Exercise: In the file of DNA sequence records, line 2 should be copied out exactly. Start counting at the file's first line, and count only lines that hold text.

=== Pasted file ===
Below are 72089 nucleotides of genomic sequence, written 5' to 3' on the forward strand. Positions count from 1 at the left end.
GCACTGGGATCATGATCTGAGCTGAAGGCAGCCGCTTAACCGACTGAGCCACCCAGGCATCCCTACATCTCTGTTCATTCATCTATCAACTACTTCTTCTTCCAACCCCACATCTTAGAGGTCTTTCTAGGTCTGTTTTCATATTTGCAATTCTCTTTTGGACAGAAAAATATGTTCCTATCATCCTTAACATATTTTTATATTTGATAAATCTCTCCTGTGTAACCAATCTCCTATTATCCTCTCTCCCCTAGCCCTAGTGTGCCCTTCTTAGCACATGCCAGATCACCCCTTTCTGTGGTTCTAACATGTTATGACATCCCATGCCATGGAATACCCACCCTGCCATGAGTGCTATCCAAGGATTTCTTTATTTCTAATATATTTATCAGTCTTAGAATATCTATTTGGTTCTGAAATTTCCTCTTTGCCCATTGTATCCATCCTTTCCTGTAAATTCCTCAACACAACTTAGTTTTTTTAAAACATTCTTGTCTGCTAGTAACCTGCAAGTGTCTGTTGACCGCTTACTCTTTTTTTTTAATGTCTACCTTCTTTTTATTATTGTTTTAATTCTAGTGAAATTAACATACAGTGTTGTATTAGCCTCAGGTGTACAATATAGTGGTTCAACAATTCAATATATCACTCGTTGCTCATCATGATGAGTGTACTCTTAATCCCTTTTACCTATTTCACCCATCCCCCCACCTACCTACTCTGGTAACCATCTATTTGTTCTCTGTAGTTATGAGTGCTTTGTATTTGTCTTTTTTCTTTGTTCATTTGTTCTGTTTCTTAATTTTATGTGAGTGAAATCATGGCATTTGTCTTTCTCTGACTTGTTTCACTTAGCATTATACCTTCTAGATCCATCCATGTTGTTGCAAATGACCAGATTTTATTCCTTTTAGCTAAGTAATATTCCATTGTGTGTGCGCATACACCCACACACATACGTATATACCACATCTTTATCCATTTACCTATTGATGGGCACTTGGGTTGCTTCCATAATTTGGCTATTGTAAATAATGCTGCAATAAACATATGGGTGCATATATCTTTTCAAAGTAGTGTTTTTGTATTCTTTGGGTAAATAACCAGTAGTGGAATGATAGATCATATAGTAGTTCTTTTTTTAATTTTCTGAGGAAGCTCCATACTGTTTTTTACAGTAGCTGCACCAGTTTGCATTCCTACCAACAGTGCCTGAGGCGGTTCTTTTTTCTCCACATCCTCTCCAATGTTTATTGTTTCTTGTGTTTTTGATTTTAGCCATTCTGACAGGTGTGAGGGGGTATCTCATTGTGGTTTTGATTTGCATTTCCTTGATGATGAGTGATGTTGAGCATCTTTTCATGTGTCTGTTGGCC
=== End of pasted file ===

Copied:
GCACTGGGATCATGATCTGAGCTGAAGGCAGCCGCTTAACCGACTGAGCCACCCAGGCATCCCTACATCTCTGTTCATTCATCTATCAACTACTTCTTCTTCCAACCCCACATCTTAGAGGTCTTTCTAGGTCTGTTTTCATATTTGCAATTCTCTTTTGGACAGAAAAATATGTTCCTATCATCCTTAACATATTTTTATATTTGATAAATCTCTCCTGTGTAACCAATCTCCTATTATCCTCTCTCCCCTAGCCCTAGTGTGCCCTTCTTAGCACATGCCAGATCACCCCTTTCTGTGGTTCTAACATGTTATGACATCCCATGCCATGGAATACCCACCCTGCCATGAGTGCTATCCAAGGATTTCTTTATTTCTAATATATTTATCAGTCTTAGAATATCTATTTGGTTCTGAAATTTCCTCTTTGCCCATTGTATCCATCCTTTCCTGTAAATTCCTCAACACAACTTAGTTTTTTTAAAACATTCTTGTCTGCTAGTAACCTGCAAGTGTCTGTTGACCGCTTACTCTTTTTTTTTAATGTCTACCTTCTTTTTATTATTGTTTTAATTCTAGTGAAATTAACATACAGTGTTGTATTAGCCTCAGGTGTACAATATAGTGGTTCAACAATTCAATATATCACTCGTTGCTCATCATGATGAGTGTACTCTTAATCCCTTTTACCTATTTCACCCATCCCCCCACCTACCTACTCTGGTAACCATCTATTTGTTCTCTGTAGTTATGAGTGCTTTGTATTTGTCTTTTTTCTTTGTTCATTTGTTCTGTTTCTTAATTTTATGTGAGTGAAATCATGGCATTTGTCTTTCTCTGACTTGTTTCACTTAGCATTATACCTTCTAGATCCATCCATGTTGTTGCAAATGACCAGATTTTATTCCTTTTAGCTAAGTAATATTCCATTGTGTGTGCGCATACACCCACACACATACGTATATACCACATCTTTATCCATTTACCTATTGATGGGCACTTGGGTTGCTTCCATAATTTGGCTATTGTAAATAATGCTGCAATAAACATATGGGTGCATATATCTTTTCAAAGTAGTGTTTTTGTATTCTTTGGGTAAATAACCAGTAGTGGAATGATAGATCATATAGTAGTTCTTTTTTTAATTTTCTGAGGAAGCTCCATACTGTTTTTTACAGTAGCTGCACCAGTTTGCATTCCTACCAACAGTGCCTGAGGCGGTTCTTTTTTCTCCACATCCTCTCCAATGTTTATTGTTTCTTGTGTTTTTGATTTTAGCCATTCTGACAGGTGTGAGGGGGTATCTCATTGTGGTTTTGATTTGCATTTCCTTGATGATGAGTGATGTTGAGCATCTTTTCATGTGTCTGTTGGCC